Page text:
Digital Video - Internet Phone - ProtecTV

Some new gizmos of note in the technology world these days.  When the dot-com revolution crashed, companies turned to producing more practical things that make our lives easier, and answer some basic needs.

Many parents will tell you they hesitate to let their kids watch prime-time TV because of what they consider objectionable language.  If that's you, you might want to consider ProtecTV.   For about $80, you get a box that attaches to your VCR, cable box, DVD player, or satellite system that filters out words and phrases you don't want your children to hear.  It even "X's" out bad words on closed captioning.  To find out more, log onto

Videotape only lasts so all those home movies'll be worthless in years to come unless you digitize them, and put 'em on CD's or DVD's.  That's where this next product comes in handy: video conversion kits.  One of the companies offering video-capture hardware and software is Pinnacle systems (

You can get a complete video production kit from Pinnacle for about $300.  Studio Deluxe  requires that you open your computer, though, and install a capture card.  A more practical alternative might be something from Dazzle.

The company that makes Dazzle offers a couple of products. One I bought at Target for about $50, and the other at Best Buy for about $150.  Both let you donwload your analog tapes onto your hard drive as a digital signal, and edit them on your computer.  But the more expensive one also lets you dump that edited video back onto videotape if you'd like.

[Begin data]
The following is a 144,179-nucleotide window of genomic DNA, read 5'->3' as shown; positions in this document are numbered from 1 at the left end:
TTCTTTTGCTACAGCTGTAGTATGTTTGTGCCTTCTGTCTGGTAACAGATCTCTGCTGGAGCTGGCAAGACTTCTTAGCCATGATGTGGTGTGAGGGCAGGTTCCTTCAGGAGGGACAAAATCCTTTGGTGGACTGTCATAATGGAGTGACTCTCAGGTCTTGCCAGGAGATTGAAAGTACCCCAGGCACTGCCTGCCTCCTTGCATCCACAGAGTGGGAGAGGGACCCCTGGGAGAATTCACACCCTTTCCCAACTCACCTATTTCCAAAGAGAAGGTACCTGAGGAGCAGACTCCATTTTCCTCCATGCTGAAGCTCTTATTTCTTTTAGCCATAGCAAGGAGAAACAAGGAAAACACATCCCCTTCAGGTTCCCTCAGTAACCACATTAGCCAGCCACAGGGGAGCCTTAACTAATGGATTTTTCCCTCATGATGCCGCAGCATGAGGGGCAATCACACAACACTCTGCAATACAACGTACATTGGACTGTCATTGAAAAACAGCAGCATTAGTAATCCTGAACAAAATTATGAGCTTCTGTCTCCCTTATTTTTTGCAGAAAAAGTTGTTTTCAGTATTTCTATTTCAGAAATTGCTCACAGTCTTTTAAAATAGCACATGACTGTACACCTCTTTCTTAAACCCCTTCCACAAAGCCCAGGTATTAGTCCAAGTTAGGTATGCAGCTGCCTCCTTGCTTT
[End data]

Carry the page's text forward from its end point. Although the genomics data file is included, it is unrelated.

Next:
Both models connect to your computer through the USB port.

The promise of making regular phone calls on an internet connection has never really reached it's full potential.  Until now.  A company called Vonage ( ) finally has a winning plan.  For about $40 a month unlimited local and long-distance plus a nominal one-time set-up fee, Vonage sends you a box about the size of an ashtray.  Hook it to your cable modem or DSL line, and plug any ordinary phone into the other end.  You're all set.  No PC required.  You can track your calls online...and the best part is, you get to choose what area code you want.  

Everybody who's tried it says the sound quality of vonage is just as good as a regular phone. There's only one drawback: for complicated reasons, you can't use it to call 9-1-1.

Watch for more on video conversion and editing video on your computer in upcoming fast forward reports.